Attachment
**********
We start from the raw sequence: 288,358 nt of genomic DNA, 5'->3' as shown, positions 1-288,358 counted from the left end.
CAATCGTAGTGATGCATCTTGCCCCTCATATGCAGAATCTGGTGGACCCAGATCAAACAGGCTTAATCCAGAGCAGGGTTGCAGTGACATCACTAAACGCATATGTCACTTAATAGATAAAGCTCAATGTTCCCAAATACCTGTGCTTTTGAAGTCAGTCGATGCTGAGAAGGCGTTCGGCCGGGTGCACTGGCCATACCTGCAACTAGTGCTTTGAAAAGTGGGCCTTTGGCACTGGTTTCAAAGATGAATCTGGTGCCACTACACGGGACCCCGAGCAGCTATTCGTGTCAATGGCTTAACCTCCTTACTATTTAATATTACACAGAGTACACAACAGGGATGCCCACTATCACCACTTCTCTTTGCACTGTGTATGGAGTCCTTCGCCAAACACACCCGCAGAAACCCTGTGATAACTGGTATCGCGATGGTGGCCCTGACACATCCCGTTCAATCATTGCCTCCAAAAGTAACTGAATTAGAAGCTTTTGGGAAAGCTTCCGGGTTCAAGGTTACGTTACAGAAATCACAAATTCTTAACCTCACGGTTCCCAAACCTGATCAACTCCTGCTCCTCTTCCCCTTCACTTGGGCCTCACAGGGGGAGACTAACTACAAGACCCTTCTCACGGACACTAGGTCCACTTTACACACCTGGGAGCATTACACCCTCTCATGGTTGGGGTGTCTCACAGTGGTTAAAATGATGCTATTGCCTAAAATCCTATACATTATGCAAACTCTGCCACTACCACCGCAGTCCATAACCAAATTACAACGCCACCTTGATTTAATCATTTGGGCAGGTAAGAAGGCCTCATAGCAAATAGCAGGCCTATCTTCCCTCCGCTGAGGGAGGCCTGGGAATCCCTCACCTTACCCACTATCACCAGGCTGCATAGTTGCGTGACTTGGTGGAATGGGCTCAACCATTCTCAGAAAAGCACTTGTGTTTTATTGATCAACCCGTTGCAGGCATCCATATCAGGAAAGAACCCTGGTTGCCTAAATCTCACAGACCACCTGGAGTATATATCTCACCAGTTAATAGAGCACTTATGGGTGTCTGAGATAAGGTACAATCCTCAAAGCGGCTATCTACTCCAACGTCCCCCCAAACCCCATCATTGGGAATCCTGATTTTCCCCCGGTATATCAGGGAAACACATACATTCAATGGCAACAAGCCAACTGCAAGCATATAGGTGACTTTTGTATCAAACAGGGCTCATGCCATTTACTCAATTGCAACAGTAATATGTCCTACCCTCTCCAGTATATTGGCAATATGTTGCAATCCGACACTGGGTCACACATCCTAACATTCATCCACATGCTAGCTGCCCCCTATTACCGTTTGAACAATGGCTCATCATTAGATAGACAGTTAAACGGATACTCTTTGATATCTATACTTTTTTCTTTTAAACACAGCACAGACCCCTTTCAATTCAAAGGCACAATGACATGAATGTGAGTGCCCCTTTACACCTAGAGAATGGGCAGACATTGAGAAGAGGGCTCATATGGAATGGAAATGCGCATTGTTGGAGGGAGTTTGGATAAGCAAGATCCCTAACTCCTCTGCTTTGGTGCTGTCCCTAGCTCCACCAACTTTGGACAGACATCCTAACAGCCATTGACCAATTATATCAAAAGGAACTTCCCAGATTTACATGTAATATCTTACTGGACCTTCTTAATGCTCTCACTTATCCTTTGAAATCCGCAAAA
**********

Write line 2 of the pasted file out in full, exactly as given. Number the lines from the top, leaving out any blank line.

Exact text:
CAATCGTAGTGATGCATCTTGCCCCTCATATGCAGAATCTGGTGGACCCAGATCAAACAGGCTTAATCCAGAGCAGGGTTGCAGTGACATCACTAAACGCATATGTCACTTAATAGATAAAGCTCAATGTTCCCAAATACCTGTGCTTTTGAAGTCAGTCGATGCTGAGAAGGCGTTCGGCCGGGTGCACTGGCCATACCTGCAACTAGTGCTTTGAAAAGTGGGCCTTTGGCACTGGTTTCAAAGATGAATCTGGTGCCACTACACGGGACCCCGAGCAGCTATTCGTGTCAATGGCTTAACCTCCTTACTATTTAATATTACACAGAGTACACAACAGGGATGCCCACTATCACCACTTCTCTTTGCACTGTGTATGGAGTCCTTCGCCAAACACACCCGCAGAAACCCTGTGATAACTGGTATCGCGATGGTGGCCCTGACACATCCCGTTCAATCATTGCCTCCAAAAGTAACTGAATTAGAAGCTTTTGGGAAAGCTTCCGGGTTCAAGGTTACGTTACAGAAATCACAAATTCTTAACCTCACGGTTCCCAAACCTGATCAACTCCTGCTCCTCTTCCCCTTCACTTGGGCCTCACAGGGGGAGACTAACTACAAGACCCTTCTCACGGACACTAGGTCCACTTTACACACCTGGGAGCATTACACCCTCTCATGGTTGGGGTGTCTCACAGTGGTTAAAATGATGCTATTGCCTAAAATCCTATACATTATGCAAACTCTGCCACTACCACCGCAGTCCATAACCAAATTACAACGCCACCTTGATTTAATCATTTGGGCAGGTAAGAAGGCCTCATAGCAAATAGCAGGCCTATCTTCCCTCCGCTGAGGGAGGCCTGGGAATCCCTCACCTTACCCACTATCACCAGGCTGCATAGTTGCGTGACTTGGTGGAATGGGCTCAACCATTCTCAGAAAAGCACTTGTGTTTTATTGATCAACCCGTTGCAGGCATCCATATCAGGAAAGAACCCTGGTTGCCTAAATCTCACAGACCACCTGGAGTATATATCTCACCAGTTAATAGAGCACTTATGGGTGTCTGAGATAAGGTACAATCCTCAAAGCGGCTATCTACTCCAACGTCCCCCCAAACCCCATCATTGGGAATCCTGATTTTCCCCCGGTATATCAGGGAAACACATACATTCAATGGCAACAAGCCAACTGCAAGCATATAGGTGACTTTTGTATCAAACAGGGCTCATGCCATTTACTCAATTGCAACAGTAATATGTCCTACCCTCTCCAGTATATTGGCAATATGTTGCAATCCGACACTGGGTCACACATCCTAACATTCATCCACATGCTAGCTGCCCCCTATTACCGTTTGAACAATGGCTCATCATTAGATAGACAGTTAAACGGATACTCTTTGATATCTATACTTTTTTCTTTTAAACACAGCACAGACCCCTTTCAATTCAAAGGCACAATGACATGAATGTGAGTGCCCCTTTACACCTAGAGAATGGGCAGACATTGAGAAGAGGGCTCATATGGAATGGAAATGCGCATTGTTGGAGGGAGTTTGGATAAGCAAGATCCCTAACTCCTCTGCTTTGGTGCTGTCCCTAGCTCCACCAACTTTGGACAGACATCCTAACAGCCATTGACCAATTATATCAAAAGGAACTTCCCAGATTTACATGTAATATCTTACTGGACCTTCTTAATGCTCTCACTTATCCTTTGAAATCCGCAAAA